Ecological principles underlying the increase of productivity achieved by cereal-grain legume intercrops in organic farming. A review

Laurent Bedoussac & Etienne-Pascal Journet & Henrik Hauggaard-Nielsen & Christophe Naudin & Guenaelle Corre-Hellou & Erik Steen Jensen & Loïc Prieur & Eric Justes - # INRA and Springer-Verlag France 2015

Farm Table says:

This paper is a review of a long-term experiment established in 2001. I say this has a better contribution regarding the derived conclusion since the data collected were first hand and the authors were able to compare the experiments application as time and year changes.

A Review of the Literature:

World population is projected to reach over nine billion by the year 2050, and ensuring food security while mitigating environmental impacts represents a major agricultural challenge. Thus, higher productivity must be reached through sustainable production by taking into account climate change, resources rarefaction like phosphorus and water, and losses of fertile lands.

Enhancing crop diversity is increasingly recognized as a crucial lever for sustainable agro-ecological development. Growing legumes, a major biological nitrogen source, is also a powerful option to reduce synthetic nitrogen fertilizers use and associated fossil energy consumption. Organic farming, which does not allow the use of chemical, is also regarded as one prototype to enhance the sustainability of modern agriculture while decreasing environmental impacts.

The main objective of this article is to describe and analyze the potential advantages of cereal-grain legume intercrops with species sown and harvested together in organic cropping systems focusing on grain yield, grain protein concentration, nitrogen use, weed control and economic gross margin.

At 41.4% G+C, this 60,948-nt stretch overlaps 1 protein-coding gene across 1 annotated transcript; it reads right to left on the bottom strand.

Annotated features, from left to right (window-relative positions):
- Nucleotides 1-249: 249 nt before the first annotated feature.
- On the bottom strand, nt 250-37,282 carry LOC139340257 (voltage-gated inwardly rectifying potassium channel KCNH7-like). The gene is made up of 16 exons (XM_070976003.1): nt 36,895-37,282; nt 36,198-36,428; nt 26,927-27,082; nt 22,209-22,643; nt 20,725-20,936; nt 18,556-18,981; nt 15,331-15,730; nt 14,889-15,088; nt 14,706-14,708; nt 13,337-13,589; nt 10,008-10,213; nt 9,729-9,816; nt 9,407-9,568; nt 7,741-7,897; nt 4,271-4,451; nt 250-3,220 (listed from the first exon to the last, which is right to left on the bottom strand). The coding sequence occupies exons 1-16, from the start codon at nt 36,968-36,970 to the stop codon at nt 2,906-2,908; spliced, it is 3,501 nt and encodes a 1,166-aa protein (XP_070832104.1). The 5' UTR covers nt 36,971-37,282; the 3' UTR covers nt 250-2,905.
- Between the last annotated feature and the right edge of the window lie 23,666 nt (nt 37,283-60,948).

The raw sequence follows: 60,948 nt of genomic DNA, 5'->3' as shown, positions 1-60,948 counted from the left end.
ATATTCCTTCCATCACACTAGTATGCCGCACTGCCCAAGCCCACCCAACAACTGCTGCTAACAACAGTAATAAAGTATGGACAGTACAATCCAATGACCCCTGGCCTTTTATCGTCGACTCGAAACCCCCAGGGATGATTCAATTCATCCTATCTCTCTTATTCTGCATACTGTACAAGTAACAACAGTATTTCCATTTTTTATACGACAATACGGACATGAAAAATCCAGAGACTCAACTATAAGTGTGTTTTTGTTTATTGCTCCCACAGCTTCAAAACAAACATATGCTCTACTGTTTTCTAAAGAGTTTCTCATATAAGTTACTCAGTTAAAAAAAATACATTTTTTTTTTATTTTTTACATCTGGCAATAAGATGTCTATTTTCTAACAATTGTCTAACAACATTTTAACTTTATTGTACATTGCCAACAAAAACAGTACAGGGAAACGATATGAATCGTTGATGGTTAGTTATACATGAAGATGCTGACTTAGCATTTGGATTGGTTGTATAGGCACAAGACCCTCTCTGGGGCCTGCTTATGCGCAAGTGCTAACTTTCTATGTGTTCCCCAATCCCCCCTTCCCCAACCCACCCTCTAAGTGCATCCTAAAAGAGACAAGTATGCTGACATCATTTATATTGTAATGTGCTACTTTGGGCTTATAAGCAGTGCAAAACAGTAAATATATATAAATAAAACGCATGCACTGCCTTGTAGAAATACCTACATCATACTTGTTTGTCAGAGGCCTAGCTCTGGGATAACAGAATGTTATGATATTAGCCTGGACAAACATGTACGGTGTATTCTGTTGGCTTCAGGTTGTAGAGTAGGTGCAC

The review is based on a literature analysis reinforced with the integration of an original dataset of 58 field experiments conducted since 2001 in contrasted pedo-climatic European conditions in order to generalize the findings and draw up common guidelines.

The major points are that intercropping lead to:

  • higher and more stable grain yield than the mean sole crops (0.33 versus 0.27 kg m−2 )
  • higher cereal protein concentration than in sole crop (11.1 versus 9.8 %)
  • higher and more stable gross margin than the mean sole crops (702 versus 577€ha−1 )
  • improved use of abiotic resources according to species complementarities for light interception and use of both soil mineral nitrogen and atmospheric N2.

Intercropping is particularly suited for low-nitrogen availability systems but further mechanistic understanding is required to propose generic crop management procedures. Also, development of this practice must be achieved with the collaboration of value chain actors such as breeders to select cultivars suited to intercropping.

As a final remark, it is important to emphasize that the development of intercrops cannot take place without the assent and collaboration of all the actors in the value chain because the low degree of integration of the supply chain can be viewed as a lock-in mechanism.

  • the farmers who need technical support since the new generation of farmers may not possess the know-how to grow arable crops as intercrops and organically
  • the companies collecting and storing seeds which will have to adapt their collecting, sorting and storage equipment to satisfy the processors’ quality demands
  • the industrials to adapt food processing
  • the breeders expected to select varieties suited to intercropping
  • the technical institutions which must acquire and transfer operational knowledge
  • the researchers to produce cognitive know-how on the multiple mechanisms in play
  • the national and European authorities to consider relevant policy and subsidies to help to reintroduce these cropping strategies.


2015 - France - Laurent Bedoussac & Etienne-Pascal Journet & Henrik Hauggaard-Nielsen & Christophe Naudin & Guenaelle Corre-Hellou & Erik Steen Jensen & Loïc Prieur & Eric Justes - # INRA and Springer-Verlag France 2015
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